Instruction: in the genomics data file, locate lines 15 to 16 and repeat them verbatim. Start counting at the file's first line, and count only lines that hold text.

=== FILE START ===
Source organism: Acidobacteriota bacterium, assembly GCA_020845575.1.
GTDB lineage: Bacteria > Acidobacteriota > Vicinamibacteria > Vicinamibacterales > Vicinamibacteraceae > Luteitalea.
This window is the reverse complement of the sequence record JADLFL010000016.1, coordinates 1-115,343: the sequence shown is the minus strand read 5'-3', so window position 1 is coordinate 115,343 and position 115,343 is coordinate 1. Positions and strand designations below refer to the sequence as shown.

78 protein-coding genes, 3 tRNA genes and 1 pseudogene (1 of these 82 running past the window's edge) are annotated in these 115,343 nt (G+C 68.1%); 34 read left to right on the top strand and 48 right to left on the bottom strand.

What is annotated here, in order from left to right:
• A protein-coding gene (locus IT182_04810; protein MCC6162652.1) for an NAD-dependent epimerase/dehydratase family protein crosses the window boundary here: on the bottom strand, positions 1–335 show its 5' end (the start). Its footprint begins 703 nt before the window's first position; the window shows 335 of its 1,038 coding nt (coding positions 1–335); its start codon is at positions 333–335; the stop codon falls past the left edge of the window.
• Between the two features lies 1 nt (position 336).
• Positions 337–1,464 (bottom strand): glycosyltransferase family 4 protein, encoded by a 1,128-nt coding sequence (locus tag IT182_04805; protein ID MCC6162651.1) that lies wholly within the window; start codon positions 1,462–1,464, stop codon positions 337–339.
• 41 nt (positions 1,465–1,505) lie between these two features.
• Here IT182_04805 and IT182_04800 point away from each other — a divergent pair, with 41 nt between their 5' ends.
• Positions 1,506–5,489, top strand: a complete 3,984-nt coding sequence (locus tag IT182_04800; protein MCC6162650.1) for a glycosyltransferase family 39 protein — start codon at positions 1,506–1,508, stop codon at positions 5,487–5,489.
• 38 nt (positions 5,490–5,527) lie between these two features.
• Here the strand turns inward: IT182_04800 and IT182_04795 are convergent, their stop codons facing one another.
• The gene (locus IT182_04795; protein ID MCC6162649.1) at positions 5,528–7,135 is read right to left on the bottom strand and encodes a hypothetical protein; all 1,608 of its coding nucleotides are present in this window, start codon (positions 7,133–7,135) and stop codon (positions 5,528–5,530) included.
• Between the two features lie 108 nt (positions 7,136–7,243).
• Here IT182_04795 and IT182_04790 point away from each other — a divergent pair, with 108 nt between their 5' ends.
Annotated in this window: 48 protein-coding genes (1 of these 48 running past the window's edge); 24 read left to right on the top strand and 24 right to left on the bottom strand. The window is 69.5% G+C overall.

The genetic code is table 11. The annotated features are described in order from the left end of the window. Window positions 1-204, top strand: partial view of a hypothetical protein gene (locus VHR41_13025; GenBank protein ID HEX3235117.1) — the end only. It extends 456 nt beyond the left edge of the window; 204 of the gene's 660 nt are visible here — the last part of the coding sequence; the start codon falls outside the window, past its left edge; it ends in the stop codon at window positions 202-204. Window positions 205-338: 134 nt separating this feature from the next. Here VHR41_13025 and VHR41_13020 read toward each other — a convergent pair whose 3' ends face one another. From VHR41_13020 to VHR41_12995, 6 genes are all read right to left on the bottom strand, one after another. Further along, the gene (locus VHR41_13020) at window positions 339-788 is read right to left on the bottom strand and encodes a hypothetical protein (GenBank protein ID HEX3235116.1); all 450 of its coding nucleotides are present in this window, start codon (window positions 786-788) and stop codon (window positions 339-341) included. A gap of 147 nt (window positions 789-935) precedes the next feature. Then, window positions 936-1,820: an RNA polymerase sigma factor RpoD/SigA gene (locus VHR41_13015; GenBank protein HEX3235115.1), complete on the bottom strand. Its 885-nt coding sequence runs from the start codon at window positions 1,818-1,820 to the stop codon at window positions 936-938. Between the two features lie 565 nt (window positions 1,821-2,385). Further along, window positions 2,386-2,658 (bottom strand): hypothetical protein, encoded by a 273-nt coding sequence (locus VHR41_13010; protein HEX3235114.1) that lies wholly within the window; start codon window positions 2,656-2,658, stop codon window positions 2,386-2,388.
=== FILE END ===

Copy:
• Between the two features lie 108 nt (positions 7,136–7,243).
• Here IT182_04795 and IT182_04790 point away from each other — a divergent pair, with 108 nt between their 5' ends.